Wednesday, 27 March 2019

The demand for social workers is rising and forecasted to keep growing for at least the next decade. This news will undoubtedly bring a rise of new employees into the field, and the competition to recruit individuals who are truly qualified for these important positions will likely be fierce. As a new group of potential employees enters the workforce, it is vital to ensure you are attracting social workers with the right values.


Hidden Dangers

Social work is a broad field with many different job opportunities. However, these jobs all have the same requirements:  a moral code of ethics that values service to others above self-service. Social workers are not surgeons who wield life-saving scalpels, but they are called upon to make life-altering decisions every day. The dangers of hiring an employee without a true interest in helping others can have far-reaching consequences, including:

  • A diminished reputation of the company or department they work for.
  • A loss of trust from customers who truly depend on the service.
  • Ineffective follow through of a single case.
  • High costs of training more people each year.
  • Larger caseloads for individual workers leading to burnout.
  • Lower quality of care.

High employee turnover and disinterest within the industry leads to a lower quality of care for the individuals who really need the services supplied by social workers. Therefore, it is important to find a way to recruit employees based not only on education but also preparedness and a desire to put the needs of others in front of their own.


Powerful Recruitment Techniques

Hiring the right employees begins with a new approach to recruitment. The qualifications for social work are not just based on knowledge and completed levels of education. Employees must be prepared for the emotional investment required by this unique career. To recruit employees who will be prepared for the demanding and rewarding nature of a job in social work, it’s necessary to create a unique hiring process.


Values-based hiring is not a new idea. In fact, the inclusion of personal values in the hiring process has been gaining popularity in many industries for some time.  It is particularly important in the area of social work. The combination of the required ethics code and a value-based interview technique can help you find employees who will be eager to stay in the social work industry for years to come.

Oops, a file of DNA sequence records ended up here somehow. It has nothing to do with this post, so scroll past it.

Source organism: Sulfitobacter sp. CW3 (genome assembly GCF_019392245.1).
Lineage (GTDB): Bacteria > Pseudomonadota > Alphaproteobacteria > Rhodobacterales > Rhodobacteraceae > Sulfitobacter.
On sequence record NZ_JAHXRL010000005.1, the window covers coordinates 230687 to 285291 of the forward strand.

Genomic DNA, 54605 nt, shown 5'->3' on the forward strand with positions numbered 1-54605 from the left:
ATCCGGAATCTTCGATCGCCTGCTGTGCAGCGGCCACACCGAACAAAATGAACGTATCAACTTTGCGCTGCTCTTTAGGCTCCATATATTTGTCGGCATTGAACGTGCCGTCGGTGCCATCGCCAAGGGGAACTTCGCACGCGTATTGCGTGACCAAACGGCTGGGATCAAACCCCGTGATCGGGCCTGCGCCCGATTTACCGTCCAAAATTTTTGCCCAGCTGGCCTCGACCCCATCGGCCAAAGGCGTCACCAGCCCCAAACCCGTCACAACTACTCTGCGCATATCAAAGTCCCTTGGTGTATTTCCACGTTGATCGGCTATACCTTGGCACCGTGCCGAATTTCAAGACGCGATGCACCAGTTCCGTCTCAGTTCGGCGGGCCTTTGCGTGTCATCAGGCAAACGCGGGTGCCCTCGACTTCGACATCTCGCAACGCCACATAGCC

Discuss Past Experiences

Asking candidates how they have responded to personal experiences in the past can shed light on important personality traits that will reveal their values. Additionally, inquiries related to their potential adaptability when necessary can be helpful.


Make Use of Video

Employment preview videos can help candidates understand the emotional toll required by social work. The intent is to reveal potential pitfalls that an employee may not have been exposed to during training. This early elimination can help avoid the painful effects of employee turnover in the future.


Determine Willingness to Take Responsibility

Social workers are required to use their training and conscience to make vital decisions each day. Potential employees will need the confidence to take responsibility for these decisions no matter what the outcome.


Ask your candidate to detail responsibilities in past employment situations. Follow up with questions that will require him/her to offer opinions on a scenario they might encounter in the new role.  An employee who can offer clear explanations of his/her choices is likely to take responsibility for their actions in the future.


Gain an Understanding of the Ability to Set and Meet Goals

Empathy and compassion are the biggest requirements of all types of social work.  However, important goals must be set and met within designated time periods.  Use the interview to understand your potential employee’s confidence in meeting important goals.


Ask your potential employee to detail goal-oriented tasks required in past employment or personal life situations. Follow up with a realistic case description and ask your candidate to summarize a plan of action with a timeline for success.


Evaluate Core Social Work Values

The five core social work values include service, social justice, values, human relationships, and integrity.  Make the most of your job interview to understand how your candidate feels about each of these five points.


Finding the right employees can finally help eliminate burnout and employee turnover in various jobs in the social work industry. To learn more about how Atlantic Group can help fill your open social work positions, contact us today!

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